Good and bad news from Europe's crisis

A woman poses with a euro coin in front of the giant symbol of the European Union's currency, the euro, outside the headquarters of the European Central Bank in Frankfurt, Germany.

TEXT OF STORY

Kai Ryssdal: The broadcast today begins with a tale of two banks. One here, down in Georgia that we'll get to in just a minute. The other one in Spain, a small-ish savings bank called CajaSur. It was bailed out this weekend by the Spanish government to the tune of three-quarters of a billion dollars. The International Monetary Fund says all the same that Spain's doing OK for now but it does still needs some big reforms pronto. The head of the European Commission told Germany its proposals to resolve the debt crisis there are naive.

So with that as backdrop, we asked Marketplace's Alisa Roth for an update on how we're doing.


ALISA ROTH: There's good news and there's bad news. Here's the bad news, first: The European debt crisis is making banks nervous, so they're charging each other more to borrow money. That's a problem, because banks pass on those costs to businesses who borrow from them.

Beth Ann Bovino is a senior economist at Standard and Poors. She says that can have all kinds of effects.

BETH ANN BOVINO: That's going to be weight on their plans to expand, basically their interest in maybe increasing hires and that will ultimately be a weight on employment for people looking for jobs as well.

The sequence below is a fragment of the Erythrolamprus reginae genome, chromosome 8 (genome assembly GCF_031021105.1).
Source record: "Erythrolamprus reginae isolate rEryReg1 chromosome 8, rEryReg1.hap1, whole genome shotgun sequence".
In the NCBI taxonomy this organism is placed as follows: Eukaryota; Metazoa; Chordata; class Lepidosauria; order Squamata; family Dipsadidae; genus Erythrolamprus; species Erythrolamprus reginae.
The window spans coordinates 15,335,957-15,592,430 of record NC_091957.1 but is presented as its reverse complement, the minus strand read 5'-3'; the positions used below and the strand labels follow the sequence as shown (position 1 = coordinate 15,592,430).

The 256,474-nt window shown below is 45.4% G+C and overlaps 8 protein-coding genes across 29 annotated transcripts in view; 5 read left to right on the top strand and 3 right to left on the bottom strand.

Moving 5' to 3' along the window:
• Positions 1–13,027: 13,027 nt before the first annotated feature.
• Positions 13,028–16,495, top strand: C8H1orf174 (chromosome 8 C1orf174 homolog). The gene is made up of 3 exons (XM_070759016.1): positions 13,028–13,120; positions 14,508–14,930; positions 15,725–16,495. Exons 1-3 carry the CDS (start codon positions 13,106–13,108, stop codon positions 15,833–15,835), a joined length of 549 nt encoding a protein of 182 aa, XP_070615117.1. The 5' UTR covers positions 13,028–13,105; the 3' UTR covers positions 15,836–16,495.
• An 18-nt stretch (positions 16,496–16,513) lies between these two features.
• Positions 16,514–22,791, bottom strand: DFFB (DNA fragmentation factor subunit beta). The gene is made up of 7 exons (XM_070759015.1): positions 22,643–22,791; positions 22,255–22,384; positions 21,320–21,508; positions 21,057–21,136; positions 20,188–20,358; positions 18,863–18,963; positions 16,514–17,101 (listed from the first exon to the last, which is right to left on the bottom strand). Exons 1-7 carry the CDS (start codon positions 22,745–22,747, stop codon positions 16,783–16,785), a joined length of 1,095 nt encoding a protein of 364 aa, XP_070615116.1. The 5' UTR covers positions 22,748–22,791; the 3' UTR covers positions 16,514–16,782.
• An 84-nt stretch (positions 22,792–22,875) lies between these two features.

Now here's the good news: Europe's problems are making investors nervous, too. They're rushing to buy our Treasury bonds. That's making Treasuries cheaper.

Bovino points out that's important because a lot of mortgage rates are based on Treasuries.

BOVINO: So that in a sense has given U.S. rates a little bit of a break. Mortgage rates are down pretty significantly, that does certainly help the housing sector stabilize further.

That's great for people who are closing on houses now and for homeowners who want to refinance. Still it probably won't have a big effect on the housing market.

Tom Higgins is chief economist at Payton and Rygel. It's an asset management firm in Los Angeles.

TOM HIGGINS: So it's significant, but it's not a dramatic impact. Mortgage rates were already low before this crisis, and I think they're going to remain low for the foreseeable future.

But Beth Ann Bovino, from Standard and Poors, says the bad news could still win out. If the sovereign debt crisis in Europe gets worse it wouldn't take long before it crossed the ocean.

In New York, I'm Alisa Roth for Marketplace.

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